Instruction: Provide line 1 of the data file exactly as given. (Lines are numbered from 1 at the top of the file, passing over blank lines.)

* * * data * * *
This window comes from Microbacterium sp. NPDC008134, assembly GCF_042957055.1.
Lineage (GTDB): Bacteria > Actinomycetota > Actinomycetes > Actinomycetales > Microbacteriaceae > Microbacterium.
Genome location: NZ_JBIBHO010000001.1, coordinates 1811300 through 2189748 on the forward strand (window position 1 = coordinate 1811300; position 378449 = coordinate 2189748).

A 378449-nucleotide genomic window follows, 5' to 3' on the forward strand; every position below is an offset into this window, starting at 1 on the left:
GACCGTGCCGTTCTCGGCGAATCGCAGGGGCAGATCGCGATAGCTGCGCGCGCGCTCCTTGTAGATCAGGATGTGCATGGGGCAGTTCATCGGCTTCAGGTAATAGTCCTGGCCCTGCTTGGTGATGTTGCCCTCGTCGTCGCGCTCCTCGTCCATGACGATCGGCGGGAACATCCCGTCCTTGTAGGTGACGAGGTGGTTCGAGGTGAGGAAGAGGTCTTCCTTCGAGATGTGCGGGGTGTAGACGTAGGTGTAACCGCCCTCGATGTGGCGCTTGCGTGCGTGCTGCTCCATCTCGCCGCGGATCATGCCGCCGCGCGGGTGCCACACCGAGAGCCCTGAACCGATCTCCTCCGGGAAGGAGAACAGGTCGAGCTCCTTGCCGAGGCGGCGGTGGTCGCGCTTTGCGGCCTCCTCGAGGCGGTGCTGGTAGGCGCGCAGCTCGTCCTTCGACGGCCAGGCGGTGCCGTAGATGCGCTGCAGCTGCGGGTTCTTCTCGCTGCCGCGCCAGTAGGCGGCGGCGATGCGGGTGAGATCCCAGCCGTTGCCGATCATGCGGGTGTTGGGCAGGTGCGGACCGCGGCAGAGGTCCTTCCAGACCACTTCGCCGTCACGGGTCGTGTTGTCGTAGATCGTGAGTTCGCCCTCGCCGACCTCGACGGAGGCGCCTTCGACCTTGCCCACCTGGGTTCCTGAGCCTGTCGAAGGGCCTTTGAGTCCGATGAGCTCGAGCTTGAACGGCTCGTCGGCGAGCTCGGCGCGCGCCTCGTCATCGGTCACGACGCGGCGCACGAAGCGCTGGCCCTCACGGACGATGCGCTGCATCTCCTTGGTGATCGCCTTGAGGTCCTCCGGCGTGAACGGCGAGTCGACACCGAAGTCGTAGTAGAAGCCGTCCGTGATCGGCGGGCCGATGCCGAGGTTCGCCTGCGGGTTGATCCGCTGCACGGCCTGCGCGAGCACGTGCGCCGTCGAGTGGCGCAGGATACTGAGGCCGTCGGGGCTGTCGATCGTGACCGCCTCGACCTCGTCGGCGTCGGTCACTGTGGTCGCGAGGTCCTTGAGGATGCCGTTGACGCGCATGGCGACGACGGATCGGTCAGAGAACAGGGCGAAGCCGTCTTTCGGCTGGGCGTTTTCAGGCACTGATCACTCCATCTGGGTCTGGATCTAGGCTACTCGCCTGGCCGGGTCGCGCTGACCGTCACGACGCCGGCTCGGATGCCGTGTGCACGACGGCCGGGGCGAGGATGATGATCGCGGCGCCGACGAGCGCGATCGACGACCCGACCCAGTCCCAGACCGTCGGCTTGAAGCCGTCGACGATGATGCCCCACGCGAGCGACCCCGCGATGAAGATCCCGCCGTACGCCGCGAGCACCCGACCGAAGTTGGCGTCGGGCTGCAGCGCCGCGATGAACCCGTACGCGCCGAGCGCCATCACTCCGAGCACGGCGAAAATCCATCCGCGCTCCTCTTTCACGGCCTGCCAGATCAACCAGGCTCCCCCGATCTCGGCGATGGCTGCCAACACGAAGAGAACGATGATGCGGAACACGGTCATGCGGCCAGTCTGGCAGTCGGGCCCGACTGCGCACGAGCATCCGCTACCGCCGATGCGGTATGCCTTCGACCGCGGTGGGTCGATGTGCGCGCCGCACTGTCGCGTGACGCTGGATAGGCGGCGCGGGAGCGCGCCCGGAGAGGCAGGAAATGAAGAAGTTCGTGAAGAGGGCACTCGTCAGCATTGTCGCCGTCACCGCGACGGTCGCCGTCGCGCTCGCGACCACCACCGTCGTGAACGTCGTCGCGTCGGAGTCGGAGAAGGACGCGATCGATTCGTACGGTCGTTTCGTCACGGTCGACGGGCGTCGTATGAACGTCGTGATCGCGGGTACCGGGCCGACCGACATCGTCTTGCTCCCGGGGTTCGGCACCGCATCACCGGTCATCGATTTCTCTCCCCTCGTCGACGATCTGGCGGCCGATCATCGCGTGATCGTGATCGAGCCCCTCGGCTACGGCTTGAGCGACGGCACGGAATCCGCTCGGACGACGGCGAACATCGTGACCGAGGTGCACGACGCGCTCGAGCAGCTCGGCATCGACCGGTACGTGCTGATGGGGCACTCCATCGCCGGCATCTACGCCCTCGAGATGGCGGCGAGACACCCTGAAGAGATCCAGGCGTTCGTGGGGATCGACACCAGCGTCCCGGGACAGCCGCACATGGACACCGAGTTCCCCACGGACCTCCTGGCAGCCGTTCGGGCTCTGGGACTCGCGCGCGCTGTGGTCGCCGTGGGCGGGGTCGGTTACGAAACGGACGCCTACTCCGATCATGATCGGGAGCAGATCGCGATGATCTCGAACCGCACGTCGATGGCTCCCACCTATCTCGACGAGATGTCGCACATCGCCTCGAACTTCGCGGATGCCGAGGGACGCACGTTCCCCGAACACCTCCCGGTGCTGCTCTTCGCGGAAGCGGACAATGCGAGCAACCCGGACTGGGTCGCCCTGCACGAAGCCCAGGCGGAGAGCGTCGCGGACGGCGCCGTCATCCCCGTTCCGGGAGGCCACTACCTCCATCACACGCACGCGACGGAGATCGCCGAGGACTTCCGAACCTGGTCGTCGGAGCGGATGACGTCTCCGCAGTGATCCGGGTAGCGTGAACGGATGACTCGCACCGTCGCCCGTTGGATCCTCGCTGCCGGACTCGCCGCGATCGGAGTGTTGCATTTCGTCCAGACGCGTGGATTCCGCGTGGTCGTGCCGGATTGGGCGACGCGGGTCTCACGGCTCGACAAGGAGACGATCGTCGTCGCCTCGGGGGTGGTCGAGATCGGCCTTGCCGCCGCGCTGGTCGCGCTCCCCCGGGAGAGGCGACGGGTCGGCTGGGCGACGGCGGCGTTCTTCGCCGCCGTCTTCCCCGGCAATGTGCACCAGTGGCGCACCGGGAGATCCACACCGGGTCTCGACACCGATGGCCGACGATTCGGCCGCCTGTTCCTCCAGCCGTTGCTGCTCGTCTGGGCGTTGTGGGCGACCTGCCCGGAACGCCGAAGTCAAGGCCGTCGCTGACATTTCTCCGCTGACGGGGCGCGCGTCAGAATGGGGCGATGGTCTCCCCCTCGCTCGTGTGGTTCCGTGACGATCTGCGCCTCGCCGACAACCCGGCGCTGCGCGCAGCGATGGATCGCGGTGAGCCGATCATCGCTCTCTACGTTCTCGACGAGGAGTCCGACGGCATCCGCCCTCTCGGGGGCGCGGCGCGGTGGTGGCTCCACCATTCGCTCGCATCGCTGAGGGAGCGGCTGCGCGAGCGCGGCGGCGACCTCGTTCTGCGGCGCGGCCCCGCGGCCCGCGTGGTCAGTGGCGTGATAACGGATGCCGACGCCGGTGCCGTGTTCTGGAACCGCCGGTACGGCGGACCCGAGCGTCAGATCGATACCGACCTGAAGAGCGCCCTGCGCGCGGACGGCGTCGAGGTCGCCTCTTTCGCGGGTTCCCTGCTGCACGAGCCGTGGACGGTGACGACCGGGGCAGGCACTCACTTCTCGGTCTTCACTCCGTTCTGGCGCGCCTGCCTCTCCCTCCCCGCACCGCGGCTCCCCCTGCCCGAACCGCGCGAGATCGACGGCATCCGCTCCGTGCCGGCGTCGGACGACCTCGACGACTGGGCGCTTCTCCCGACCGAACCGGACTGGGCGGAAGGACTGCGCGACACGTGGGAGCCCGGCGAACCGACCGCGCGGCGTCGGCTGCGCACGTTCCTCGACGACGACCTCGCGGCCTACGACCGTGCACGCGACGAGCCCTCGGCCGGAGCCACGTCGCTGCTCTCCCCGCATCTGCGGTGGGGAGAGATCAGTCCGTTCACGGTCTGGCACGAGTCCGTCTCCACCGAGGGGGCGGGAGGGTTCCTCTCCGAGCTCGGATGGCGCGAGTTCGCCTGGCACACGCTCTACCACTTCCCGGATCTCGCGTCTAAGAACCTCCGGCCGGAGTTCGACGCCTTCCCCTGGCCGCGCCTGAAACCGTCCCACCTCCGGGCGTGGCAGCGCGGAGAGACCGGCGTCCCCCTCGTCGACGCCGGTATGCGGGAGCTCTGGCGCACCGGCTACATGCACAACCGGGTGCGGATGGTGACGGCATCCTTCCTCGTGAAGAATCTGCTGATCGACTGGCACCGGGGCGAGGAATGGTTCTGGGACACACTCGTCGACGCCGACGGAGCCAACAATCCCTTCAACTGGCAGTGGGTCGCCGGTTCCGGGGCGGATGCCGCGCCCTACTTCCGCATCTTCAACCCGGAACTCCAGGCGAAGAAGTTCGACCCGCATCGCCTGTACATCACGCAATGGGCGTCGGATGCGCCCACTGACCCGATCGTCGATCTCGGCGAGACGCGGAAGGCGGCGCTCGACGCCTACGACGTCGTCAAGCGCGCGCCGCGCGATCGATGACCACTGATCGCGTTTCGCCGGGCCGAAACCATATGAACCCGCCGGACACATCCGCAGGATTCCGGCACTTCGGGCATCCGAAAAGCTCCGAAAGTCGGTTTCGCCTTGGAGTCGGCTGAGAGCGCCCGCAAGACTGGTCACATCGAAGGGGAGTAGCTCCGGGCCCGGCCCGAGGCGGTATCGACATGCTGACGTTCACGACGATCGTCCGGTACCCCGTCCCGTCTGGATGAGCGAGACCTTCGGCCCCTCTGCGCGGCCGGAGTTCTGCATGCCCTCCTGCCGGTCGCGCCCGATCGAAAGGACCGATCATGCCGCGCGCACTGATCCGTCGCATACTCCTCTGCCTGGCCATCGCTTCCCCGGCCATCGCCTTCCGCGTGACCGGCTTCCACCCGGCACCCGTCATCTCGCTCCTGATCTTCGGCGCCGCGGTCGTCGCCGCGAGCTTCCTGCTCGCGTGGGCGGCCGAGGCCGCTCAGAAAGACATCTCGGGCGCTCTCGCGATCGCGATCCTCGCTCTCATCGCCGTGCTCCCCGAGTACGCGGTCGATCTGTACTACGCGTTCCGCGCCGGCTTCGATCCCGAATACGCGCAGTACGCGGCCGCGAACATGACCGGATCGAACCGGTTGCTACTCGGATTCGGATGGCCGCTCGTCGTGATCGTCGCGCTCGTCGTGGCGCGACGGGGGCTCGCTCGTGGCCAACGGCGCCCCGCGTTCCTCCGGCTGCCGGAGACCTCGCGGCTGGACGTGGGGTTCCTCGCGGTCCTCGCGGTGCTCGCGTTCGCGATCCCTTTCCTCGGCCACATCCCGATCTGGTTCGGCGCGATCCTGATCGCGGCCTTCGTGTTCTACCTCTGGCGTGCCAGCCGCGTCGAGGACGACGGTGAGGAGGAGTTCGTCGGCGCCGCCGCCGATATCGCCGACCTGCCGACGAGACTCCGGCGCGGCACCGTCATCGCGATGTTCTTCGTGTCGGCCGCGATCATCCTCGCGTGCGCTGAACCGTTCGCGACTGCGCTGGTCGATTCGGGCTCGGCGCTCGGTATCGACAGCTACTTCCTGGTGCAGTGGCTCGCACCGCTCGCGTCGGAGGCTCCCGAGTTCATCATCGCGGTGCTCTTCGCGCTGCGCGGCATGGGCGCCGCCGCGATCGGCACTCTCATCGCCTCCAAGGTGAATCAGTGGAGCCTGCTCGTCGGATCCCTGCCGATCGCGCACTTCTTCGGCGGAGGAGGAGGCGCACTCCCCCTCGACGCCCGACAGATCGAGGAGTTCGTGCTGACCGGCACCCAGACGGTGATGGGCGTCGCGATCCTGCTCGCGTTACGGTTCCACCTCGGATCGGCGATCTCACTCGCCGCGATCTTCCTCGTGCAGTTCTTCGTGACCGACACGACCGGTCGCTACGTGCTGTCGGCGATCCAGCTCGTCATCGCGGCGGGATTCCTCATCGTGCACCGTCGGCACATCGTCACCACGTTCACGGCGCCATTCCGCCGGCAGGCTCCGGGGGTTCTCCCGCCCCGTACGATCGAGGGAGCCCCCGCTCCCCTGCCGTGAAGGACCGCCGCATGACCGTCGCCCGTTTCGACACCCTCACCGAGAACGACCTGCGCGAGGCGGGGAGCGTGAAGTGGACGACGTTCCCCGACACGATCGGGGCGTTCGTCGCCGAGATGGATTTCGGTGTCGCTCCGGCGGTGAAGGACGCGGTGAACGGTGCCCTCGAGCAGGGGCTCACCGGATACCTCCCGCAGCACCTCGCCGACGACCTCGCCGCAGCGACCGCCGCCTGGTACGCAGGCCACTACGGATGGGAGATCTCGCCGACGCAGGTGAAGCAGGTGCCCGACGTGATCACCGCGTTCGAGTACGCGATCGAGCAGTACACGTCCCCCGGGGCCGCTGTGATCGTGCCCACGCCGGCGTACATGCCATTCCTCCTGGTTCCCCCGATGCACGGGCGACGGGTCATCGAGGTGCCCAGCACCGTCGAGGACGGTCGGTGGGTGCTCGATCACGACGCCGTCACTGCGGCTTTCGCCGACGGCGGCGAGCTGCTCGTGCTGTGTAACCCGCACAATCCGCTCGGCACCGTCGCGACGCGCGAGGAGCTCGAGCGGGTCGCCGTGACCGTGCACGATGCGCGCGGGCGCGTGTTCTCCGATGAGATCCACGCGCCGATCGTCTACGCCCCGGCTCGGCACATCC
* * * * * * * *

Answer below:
This window comes from Microbacterium sp. NPDC008134, assembly GCF_042957055.1.